And at some hospitals, medical staff bylaws prohibit APRNs from admitting patients or performing certain procedures. Only anesthesiologists at some hospitals can perform invasive monitor placements, for example. Your message should be that at some hospitals, patients may have to wait for treatment even if a qualified APRN is available.
So please go to www.campaignforaction.org to sign up and get involved. Join the Campaign for Action and become a force for change to make nurses a valued partner in health care improvements. Together, let’s create a health system that provides accessible, affordable and quality care to every American. Thank you.
JamesThank you Regina and Sue. now happy to take any questions you might have! At this time, listeners can ask a question over the phone by pressing *1 on your telephone. Operator, we would now like to open the lines for questions. Listeners can also type their questions using the chat function. Be sure to send the question to “everyone”.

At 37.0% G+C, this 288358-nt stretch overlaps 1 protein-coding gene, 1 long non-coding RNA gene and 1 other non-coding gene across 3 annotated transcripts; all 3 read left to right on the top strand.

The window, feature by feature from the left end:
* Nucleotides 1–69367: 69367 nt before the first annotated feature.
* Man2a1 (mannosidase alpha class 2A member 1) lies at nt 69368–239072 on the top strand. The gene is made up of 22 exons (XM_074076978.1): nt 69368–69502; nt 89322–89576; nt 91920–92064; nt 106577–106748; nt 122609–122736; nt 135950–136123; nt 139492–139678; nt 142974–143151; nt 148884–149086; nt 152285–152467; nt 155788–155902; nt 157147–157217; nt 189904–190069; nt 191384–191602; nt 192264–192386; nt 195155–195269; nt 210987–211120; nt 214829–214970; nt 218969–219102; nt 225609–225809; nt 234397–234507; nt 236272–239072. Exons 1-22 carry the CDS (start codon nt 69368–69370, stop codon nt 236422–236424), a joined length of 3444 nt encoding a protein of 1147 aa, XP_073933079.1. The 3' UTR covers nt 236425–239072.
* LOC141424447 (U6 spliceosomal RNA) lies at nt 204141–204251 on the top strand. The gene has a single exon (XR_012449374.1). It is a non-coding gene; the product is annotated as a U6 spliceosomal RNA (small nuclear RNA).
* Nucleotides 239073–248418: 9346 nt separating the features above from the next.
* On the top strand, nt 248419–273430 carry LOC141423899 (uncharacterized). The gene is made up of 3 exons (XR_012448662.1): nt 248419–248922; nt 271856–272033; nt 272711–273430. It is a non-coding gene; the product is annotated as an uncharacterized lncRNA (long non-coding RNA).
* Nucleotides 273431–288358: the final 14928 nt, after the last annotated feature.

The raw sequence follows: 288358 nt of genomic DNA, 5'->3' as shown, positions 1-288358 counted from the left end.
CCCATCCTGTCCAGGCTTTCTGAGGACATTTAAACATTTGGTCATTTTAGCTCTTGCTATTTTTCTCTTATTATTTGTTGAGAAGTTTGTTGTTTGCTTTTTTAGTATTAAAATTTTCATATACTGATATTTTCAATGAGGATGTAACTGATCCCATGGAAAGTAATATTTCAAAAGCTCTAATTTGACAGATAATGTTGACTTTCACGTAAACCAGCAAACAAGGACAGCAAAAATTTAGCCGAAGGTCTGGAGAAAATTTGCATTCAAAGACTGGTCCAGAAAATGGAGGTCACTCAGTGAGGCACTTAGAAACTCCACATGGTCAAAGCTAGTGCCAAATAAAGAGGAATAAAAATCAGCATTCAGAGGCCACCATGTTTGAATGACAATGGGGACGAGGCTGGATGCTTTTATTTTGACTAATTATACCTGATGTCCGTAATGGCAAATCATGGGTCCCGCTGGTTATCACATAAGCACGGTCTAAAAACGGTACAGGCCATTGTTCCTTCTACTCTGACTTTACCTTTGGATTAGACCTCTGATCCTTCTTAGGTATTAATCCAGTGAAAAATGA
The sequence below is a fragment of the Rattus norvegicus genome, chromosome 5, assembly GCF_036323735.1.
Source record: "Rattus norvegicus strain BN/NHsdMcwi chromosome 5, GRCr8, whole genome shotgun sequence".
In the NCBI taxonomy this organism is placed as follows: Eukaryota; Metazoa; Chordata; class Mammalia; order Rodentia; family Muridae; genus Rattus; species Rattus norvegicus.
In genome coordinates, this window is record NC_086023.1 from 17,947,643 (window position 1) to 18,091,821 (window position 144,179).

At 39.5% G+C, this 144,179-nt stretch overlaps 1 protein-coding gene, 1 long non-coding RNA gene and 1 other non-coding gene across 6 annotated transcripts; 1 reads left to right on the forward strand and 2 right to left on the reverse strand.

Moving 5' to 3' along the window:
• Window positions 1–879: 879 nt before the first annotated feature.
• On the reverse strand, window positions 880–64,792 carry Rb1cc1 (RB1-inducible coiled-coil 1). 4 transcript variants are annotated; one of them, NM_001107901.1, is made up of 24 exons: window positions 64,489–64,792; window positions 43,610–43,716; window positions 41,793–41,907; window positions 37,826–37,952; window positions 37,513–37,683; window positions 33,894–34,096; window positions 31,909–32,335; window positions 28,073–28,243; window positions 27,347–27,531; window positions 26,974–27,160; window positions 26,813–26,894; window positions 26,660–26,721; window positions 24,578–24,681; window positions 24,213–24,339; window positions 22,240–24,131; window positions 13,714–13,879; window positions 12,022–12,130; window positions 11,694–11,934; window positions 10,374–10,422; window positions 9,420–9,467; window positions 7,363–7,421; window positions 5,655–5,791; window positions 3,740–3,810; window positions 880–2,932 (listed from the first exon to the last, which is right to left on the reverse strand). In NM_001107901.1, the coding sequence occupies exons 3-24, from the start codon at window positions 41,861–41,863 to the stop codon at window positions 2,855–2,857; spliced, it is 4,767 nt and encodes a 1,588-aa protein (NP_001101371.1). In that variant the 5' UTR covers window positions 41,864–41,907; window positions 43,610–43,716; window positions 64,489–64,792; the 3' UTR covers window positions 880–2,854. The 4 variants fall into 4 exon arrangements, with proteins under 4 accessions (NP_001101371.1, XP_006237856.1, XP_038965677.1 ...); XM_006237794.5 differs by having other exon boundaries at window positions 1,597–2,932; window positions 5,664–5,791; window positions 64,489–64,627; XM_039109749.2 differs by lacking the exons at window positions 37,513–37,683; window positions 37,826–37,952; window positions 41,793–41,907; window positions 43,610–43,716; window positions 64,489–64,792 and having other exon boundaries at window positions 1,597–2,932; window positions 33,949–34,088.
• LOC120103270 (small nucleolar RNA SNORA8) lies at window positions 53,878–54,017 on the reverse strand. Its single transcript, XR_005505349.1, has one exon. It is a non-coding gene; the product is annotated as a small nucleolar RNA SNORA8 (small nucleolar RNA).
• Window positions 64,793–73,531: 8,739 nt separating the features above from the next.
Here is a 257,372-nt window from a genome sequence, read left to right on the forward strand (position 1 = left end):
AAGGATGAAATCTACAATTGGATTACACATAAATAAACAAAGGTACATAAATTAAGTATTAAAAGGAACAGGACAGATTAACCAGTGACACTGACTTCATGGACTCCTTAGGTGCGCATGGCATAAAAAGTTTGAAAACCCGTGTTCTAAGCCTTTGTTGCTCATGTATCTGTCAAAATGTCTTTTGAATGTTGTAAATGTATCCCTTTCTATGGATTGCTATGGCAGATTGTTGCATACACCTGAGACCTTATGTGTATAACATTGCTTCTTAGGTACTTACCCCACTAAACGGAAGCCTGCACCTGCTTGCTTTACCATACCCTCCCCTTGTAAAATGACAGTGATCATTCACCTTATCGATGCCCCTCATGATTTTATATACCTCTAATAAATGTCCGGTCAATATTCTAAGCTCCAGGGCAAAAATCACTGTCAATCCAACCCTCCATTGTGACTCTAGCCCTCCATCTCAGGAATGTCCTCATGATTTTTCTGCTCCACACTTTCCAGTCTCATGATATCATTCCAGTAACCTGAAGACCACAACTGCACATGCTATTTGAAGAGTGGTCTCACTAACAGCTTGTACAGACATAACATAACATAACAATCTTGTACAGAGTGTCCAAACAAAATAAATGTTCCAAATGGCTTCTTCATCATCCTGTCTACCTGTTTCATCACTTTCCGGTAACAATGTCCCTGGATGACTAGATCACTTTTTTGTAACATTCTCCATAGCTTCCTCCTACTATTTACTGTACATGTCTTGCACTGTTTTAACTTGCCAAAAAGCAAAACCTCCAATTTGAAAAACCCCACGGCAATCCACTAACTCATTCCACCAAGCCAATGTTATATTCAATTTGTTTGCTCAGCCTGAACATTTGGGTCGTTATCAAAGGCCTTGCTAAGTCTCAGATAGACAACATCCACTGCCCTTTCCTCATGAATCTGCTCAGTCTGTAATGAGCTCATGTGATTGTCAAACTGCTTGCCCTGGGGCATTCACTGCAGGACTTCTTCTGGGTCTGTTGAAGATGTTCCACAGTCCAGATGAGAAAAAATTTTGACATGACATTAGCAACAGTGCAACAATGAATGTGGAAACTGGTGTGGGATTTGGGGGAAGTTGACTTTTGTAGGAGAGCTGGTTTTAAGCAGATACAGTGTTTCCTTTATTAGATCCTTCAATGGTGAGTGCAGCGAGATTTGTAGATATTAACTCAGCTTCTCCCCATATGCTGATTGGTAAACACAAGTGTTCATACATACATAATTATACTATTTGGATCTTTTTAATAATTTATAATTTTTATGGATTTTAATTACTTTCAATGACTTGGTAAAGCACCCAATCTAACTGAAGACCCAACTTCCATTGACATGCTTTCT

JamesThank you and good bye.
Patient Advocates: A Powerful Nurse Practitioner Resource 2
August 8, 2013
For live audio, you must use your phone and dial (866) 513-4976; passcode: 6875187
James Dickens, DNP, NP, FAANP
American Nurse Practitioner Foundation
CAPT, U.S. Public Health Service
Office of Minority Health, Region VI
Office of the Assistant Secretary for Health
U.S. Department of Health
and Human Services
American Nurse Practitioner Foundation
American Nurse Practitioner Foundation
• Formed in 1998
• First National NP Foundation in the US
• Focus on solutions to costly healthcare outcomes
related to unmanaged Chronic Disease
– Resources and Tools through Simply Health in Practice
Over $1 million given in Scholarships and vital research grants
to help overcome the impending shortage of Primary Care
Providers and assist research efforts to improve patient care.
American Nurse Practitioner Foundation
• Network NPs on domestic and global Humanitarian
• Connect NPs and Corporations for communication
leading to better healthcare.
• Provide Global Care, starting locally.
The goal of the webinar is to link important advocacy